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Bishop Martyn’s Ordination of Deacons Sermon 2019

 

John 13

Let me add my welcome to you all this morning for very significant occasion. I’ve spent the last three days with our candidates who are to be ordained deacon and those who were ordained as priests yesterday, and it’s been a huge privilege to journey with them. We have, I think, the largest number of candidates that we’ve had in the Diocese of Leicester for a long time, and it is so good to see so many offering their lives in service to God in this way. And I want to express my thanks to all of you not just for being here today to support them, but for the way many of you have accompanied these ordinands over many years, through all the twists and turns that have led to this moment. Thank you.

 

Among the many very significant things that we do as bishops, ordaining deacons and priests ranks right up there, alongside of course baptising and confirming people – welcoming them into the family of the church, and encouraging a culture of life-long learning about prayer, study of the Bible, service to others. But there is another less well known, but hugely significant act which I am starting to do more often – something which has grown in significance for me, the longer that I have served in ministry in the church. I think I’ve been surprised at how significant it has become, never really realising its power until recently. I always thought of it as one of those symbolic acts – doing what Jesus’ told us we should do -but I didn’t realise quite how profound the symbol was, nor the depths of meaning attached to it. I’m speaking of the act of washing someone’s feet.

 

It sounds rather strange, especially when divorced from the context of first century Palestine where it was normal when entering someone’s house to have your feet washed by a servant. It was an act of hospitality and welcome – not unlike receiving a hot towel in a restaurant or on an aeroplane – a form of refreshment after a long journey. But the point of the story that we heard read from John’s gospel, is that it was Jesus who washed his disciples’ feet rather than the servant - the teacher, the person of status, who was used to being given the place of honour – he takes the place of the servant or slave. And he then tells his followers to do likewise.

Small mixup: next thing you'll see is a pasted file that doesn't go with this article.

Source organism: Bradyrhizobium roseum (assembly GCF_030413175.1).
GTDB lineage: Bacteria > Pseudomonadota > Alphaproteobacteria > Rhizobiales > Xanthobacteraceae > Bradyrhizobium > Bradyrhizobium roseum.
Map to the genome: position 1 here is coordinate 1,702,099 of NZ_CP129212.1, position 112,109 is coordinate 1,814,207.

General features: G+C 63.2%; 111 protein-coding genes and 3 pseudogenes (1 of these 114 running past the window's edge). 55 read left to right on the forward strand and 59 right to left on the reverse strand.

On Maundy Thursday, the Thursday before Easter, I visited one of our small, rural churches. The church has been without a vicar for some time and I wanted to offer some encouragement and support. Their usual Sunday attendance is very small, but on this occasion, people gathered from neighbouring villages and we numbered about 40. I explained that this was going to be a service of foot washing – the expressions on some faces made it clear they were not overly impressed. We had the same Bible reading that we’ve heard today and then I preached about the significance of foot washing. I made it clear that no one was under any obligation, and no one should feel pressurised, but if they wanted it, they could come forward, remove their shoes and socks and I would wash their feet.

 

The Churchwarden later recounted to me how one lady, a very well-to-do individual who lived in the village, told her afterwards that she had sat through the whole of the first part of the service saying to herself ‘not me – there’s no way I am going to have my feet washed.’ Then she watched as first one, then two, then a small line of people formed at the front of church as I knelt in front them and washed their feet. And then she felt a sudden prompting and she got out of her seat and found herself sat in front me. She later described to the Church warden how she had found it deeply moving, one of the most powerful experiences she had ever had in church. And as a bishop, I too found it a very moving experience.

 

A few minutes ago, our service began with these words: “In baptism the whole Church is summoned to witness to God’s love and to work for the coming of his kingdom. To serve this royal priesthood, God has given a variety of ministries. Deacons are ordained so that the people of God may be better equipped to make Christ known. Theirs is a life of visible self-giving. Christ is the pattern of their calling and their commission; as he washed the feet of his disciples, so they must wash the feet of others.”